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Weak January For Jobs, Only 113,000 Created; Baby Kayden Found Alive Taken From Room Where Parents Were Sleeping; Obama Signs Farm Bill That Cuts Subsidies In Favor of Crop Insurance, Slashes Food Stamps; Snipers Hit Power Hub, Raising Terrorism Fears; Facebook Honors Dad's Emotional Plea To See His Late Son's "Look Back" Video; Blackfish Film Still Stirs SeaWorld Backlash
Aired February 7, 2014 - 14:30 ET
THIS IS A RUSH TRANSCRIPT. THIS COPY MAY NOT BE IN ITS FINAL FORM AND MAY BE UPDATED.
MARK ZANDI, CHIEF ECONOMIST, MOODY'S ANALYTICS: We have one more piece of legislation to be signed over the next few weeks that's to raise the treasury debt limit. I think if Congress and administration can do that gracefully and odds are they will, I think we are good. I don't think uncertainty in Washington is going to be a big problem. I think we will get more jobs in the spring.
BROOKE BALDWIN, CNN: That's good. Do you think the Federal Reserve still has room to continue rolling back its economic stimulus?
ZANDI: Yes. So if I'm right about the job market and it's weather- related and nothing fundamental has change and we are still creating roughly a couple hundred thousand jobs per month on average, I think the Federal Reserve will continue to wind down its stimulus. It has a script and really wants to stick to the script and things would have to go really badly before they would change this. I think they will continue on their path and their bond buying program will be over by the end of the year.
BALDWIN: OK, if you're right, I need to kick this winter away. Mark Zandi, thank you so much with Moody's. Appreciate it you coming on.
Coming up here, I'm just getting word, a missing infant has been found alive in a tote bag at a gas station. Police are investigating how she got there and who took her from her mother in Wisconsin. That story is next.
BALDWIN: Just past the bottom of the hour, I'm Brooke Baldwin, and he has been alive for less than a week. A newborn kidnapped in Wisconsin, police have now found in Iowa. Someone took Kayden Powell now just six days old Thursday around 4:30 in the morning out of a bassinet in the same room where his parents were sleeping.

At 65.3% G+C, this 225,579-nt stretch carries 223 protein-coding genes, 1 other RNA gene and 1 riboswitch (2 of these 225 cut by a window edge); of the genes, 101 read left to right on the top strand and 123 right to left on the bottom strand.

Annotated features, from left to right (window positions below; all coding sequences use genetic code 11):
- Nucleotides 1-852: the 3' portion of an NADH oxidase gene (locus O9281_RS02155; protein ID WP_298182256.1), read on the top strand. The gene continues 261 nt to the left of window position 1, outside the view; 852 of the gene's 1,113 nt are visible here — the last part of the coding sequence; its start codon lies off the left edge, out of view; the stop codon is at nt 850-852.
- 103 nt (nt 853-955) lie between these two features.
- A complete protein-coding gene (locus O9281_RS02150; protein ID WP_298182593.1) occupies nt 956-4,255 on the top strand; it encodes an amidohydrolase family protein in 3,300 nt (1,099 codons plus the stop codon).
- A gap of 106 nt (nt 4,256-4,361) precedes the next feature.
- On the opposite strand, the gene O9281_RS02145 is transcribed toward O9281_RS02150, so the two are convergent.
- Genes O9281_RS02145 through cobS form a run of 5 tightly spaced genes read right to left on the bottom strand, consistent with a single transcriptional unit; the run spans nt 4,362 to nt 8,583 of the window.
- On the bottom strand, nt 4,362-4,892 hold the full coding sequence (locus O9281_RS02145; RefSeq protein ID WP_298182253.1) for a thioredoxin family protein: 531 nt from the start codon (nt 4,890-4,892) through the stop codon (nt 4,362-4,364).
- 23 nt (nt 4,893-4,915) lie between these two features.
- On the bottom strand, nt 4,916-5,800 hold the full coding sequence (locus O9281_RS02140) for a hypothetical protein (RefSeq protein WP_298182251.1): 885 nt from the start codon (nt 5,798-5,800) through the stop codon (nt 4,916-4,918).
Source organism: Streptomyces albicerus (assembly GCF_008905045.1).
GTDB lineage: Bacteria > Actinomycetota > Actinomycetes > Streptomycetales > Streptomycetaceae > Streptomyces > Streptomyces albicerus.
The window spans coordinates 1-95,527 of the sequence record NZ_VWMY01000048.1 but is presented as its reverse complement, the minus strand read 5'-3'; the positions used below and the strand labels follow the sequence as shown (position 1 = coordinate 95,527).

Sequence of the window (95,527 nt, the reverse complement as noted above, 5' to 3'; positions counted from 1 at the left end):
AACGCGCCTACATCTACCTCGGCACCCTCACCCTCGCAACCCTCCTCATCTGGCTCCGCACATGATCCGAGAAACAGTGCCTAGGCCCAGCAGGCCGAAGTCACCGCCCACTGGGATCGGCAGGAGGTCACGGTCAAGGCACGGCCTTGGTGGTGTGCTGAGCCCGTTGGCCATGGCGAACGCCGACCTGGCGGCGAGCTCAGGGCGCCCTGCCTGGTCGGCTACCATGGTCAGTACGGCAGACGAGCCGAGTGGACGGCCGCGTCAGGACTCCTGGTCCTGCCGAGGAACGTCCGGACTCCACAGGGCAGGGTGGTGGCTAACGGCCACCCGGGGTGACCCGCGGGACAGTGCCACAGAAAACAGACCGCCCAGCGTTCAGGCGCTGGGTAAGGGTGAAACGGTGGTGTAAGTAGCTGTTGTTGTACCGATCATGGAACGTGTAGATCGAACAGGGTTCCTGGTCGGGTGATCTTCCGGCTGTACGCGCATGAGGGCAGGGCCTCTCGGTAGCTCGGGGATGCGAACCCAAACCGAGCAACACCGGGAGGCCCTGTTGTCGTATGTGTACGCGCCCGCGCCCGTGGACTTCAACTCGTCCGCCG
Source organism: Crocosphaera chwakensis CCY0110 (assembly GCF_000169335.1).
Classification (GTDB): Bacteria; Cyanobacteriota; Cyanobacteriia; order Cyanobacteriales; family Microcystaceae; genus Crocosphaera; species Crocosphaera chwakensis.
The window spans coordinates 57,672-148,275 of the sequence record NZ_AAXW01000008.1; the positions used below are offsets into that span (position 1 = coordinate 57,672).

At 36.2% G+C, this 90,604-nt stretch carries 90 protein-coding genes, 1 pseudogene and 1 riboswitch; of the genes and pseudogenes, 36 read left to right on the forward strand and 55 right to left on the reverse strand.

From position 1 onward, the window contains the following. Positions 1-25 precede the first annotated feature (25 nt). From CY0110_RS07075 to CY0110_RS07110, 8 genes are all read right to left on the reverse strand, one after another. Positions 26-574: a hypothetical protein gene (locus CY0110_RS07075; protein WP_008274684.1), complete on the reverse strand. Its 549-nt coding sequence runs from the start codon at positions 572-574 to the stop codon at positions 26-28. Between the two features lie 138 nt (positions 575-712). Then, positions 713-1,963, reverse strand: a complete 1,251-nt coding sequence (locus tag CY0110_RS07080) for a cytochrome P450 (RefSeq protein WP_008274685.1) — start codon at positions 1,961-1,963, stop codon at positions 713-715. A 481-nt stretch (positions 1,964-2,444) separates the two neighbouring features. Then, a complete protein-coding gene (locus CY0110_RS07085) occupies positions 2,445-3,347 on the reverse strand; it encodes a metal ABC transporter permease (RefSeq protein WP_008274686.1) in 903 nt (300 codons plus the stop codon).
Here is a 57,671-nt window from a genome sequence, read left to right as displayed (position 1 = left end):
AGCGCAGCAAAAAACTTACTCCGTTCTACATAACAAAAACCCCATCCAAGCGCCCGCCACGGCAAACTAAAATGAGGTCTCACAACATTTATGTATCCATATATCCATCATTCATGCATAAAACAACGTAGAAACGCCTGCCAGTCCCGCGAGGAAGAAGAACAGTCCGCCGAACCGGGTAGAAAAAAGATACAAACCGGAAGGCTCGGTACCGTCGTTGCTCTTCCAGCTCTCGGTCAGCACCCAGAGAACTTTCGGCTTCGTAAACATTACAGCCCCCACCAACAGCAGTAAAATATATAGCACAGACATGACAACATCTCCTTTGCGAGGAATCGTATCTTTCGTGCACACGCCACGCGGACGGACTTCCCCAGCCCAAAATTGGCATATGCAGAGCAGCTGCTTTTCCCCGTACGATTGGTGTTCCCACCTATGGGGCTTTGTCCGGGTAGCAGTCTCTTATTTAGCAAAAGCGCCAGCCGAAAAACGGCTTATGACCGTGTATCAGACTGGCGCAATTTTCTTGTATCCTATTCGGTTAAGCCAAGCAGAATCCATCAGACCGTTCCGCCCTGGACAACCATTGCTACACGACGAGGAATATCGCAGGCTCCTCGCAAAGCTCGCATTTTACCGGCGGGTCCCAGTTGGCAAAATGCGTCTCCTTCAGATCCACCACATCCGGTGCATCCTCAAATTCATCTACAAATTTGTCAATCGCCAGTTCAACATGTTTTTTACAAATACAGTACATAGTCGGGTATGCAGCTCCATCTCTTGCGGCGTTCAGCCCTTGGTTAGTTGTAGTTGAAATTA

Just this morning an officer in Iowa found little Kayden in a tote bag outside at a gas station alive. CNN's Ted Rowlands is live in the town where Kayden vanished. Awesome news, they found this little baby this morning. Has he been reunited with parents yet?
TED ROWLANDS, CNN CORRESPONDENT: I would believe that is happening now. Kayden was taken to a hospital in Iowa to be evaluated and the parents were driving down presumably to meet Caden in the hospital. So we've been kind of kept in the dark into the details of the reunion, but what a great reunion it is going to be obviously.
You mentioned that this child was just taken out of the child's or the parent's room, by it appears an aunt. That aunt was picked up yesterday in Iowa. When they picked her up, they held her on a warrant charge, but they didn't have Kayden. They had some baby clothes in the car and they searched all night and this morning when they miraculously found this 6-day-old little boy alive and well.
BALDWIN: Let's take a listen to the FBI.
(BEGIN VIDEO CLIP)
G.B. JONES, FBI SPECIAL AGENT IN CHARGE: We were worried about Baby Kayden from the time that 911 call came in. We never stopped worrying. We never stopped giving up hope. It's cases like this, it's days like today that most of us do what we do and we are able to celebrate with you today in the safe recovery of this child. It's miraculous.